Murder case gets
insanity acquittal

A sportswriter died after he
was pushed into the Ala Wai


Cline Kahue: The defendant has a history of mental problems that started in 1975

A Waikiki man who pushed a former Star-Bulletin freelance sportswriter to his death was acquitted by reason of insanity by a Circuit Court judge yesterday.

Cline Kahue, 50, suffers from schizophrenia and was in a "decompensated psychotic state" when he pushed 71-year-old Jack Wyatt into the Ala Wai Canal, Circuit Judge Dexter Del Rosario ruled, based on reports administered by a medical panel.

Del Rosario found Kahue not guilty in the jury-waived murder trial after he reviewed evidence that included medical and police reports. He determined that Kahue was not criminally responsible for his conduct due to his mental illness.

Kahue had faced life in prison with the possibility of parole for second-degree murder. The ruling will allow him to remain at the Hawaii State Hospital, where he is receiving treatment.

Del Rosario said Kahue will not be eligible for conditional release at this time. "He presently presents a risk of injury to himself and to others as a result of his mental condition," he said.

At the end of the hearing, Kahue, who was handcuffed, waved to his brother and a hospital staff member in the courtroom and thanked them for coming.

On June 18, 2002, Kahue pushed Wyatt into the Ala Wai, where he struck his head on a rock and drowned. Kahue also assaulted two women that day.

Five days before the offenses occurred, Kahue was hospitalized at the Queen's Medical Center after experiencing psychiatric problems. Records also indicated he had not taken his medication for his mental illness, Del Rosario said. Kahue voluntarily left the hospital on June 16.

Del Rosario noted that Kahue, a Punahou graduate with a college degree, had a lengthy history of mental problems that started in 1975. Kahue began experiencing symptoms of schizophrenia at age 25, and had been hospitalized at least 14 times.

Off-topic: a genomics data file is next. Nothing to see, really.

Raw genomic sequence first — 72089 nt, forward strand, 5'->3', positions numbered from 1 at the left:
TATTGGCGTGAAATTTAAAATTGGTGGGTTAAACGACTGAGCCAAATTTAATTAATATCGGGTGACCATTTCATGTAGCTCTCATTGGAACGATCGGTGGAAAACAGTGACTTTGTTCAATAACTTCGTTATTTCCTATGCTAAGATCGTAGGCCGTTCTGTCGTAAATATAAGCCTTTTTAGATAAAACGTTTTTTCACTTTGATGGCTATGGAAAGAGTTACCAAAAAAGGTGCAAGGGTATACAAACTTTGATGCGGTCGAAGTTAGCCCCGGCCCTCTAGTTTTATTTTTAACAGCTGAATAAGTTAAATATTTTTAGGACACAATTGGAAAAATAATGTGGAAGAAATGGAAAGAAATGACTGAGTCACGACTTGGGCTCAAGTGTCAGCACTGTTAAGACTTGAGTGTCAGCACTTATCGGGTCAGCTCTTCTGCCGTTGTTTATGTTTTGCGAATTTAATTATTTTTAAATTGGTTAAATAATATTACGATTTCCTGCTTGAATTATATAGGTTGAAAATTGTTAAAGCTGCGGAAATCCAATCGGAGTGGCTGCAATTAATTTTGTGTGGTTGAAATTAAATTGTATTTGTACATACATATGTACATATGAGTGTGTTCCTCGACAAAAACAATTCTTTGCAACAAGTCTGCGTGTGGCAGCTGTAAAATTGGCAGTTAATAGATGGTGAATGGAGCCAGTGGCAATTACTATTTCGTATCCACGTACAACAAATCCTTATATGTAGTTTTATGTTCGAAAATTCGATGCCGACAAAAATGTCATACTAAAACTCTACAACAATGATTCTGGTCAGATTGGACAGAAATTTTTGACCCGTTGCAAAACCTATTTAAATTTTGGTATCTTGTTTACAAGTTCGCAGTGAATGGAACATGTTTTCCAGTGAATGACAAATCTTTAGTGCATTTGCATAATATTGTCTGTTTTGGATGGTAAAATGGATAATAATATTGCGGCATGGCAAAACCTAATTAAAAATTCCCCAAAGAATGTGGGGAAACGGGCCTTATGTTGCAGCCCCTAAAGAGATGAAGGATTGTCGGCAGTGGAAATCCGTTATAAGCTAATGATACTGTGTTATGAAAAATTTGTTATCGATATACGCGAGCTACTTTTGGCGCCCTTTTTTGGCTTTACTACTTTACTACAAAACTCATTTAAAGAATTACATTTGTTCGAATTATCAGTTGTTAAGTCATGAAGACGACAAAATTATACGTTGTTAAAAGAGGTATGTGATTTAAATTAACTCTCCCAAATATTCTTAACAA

Two of three medical panelists said Kahue was substantially impaired when the offenses occurred.

"He was suffering from a disorder that left him not penally responsible," Deputy Prosecutor Russell Uehara said. "This was a proper decision. I didn't like it. It's a no-win situation for the victim's family as well as the defendant's family."

Uehara said he plans to oppose any kind of conditional release for Kahue.

"I think he belongs in the Hawaii State Hospital, and I think he should be there for the rest of his life," he said.

Deputy Public Defender Walter Rodby said Kahue and his family wanted to express their sympathies to all the victims. "Mr. Kahue is being treated and he understands what's going on today," he said. "He asks for their forgiveness. He simply feels really bad about what happened."

One of Wyatt's four daughters shared some of those sentiments.

"He definitely needs some help and I hope that the State Hospital can help him get better," Jonnel Wyatt said. "The way that my father was, I'm sure he has forgiven him for what happened. ... We need to be able to forgive him as well."

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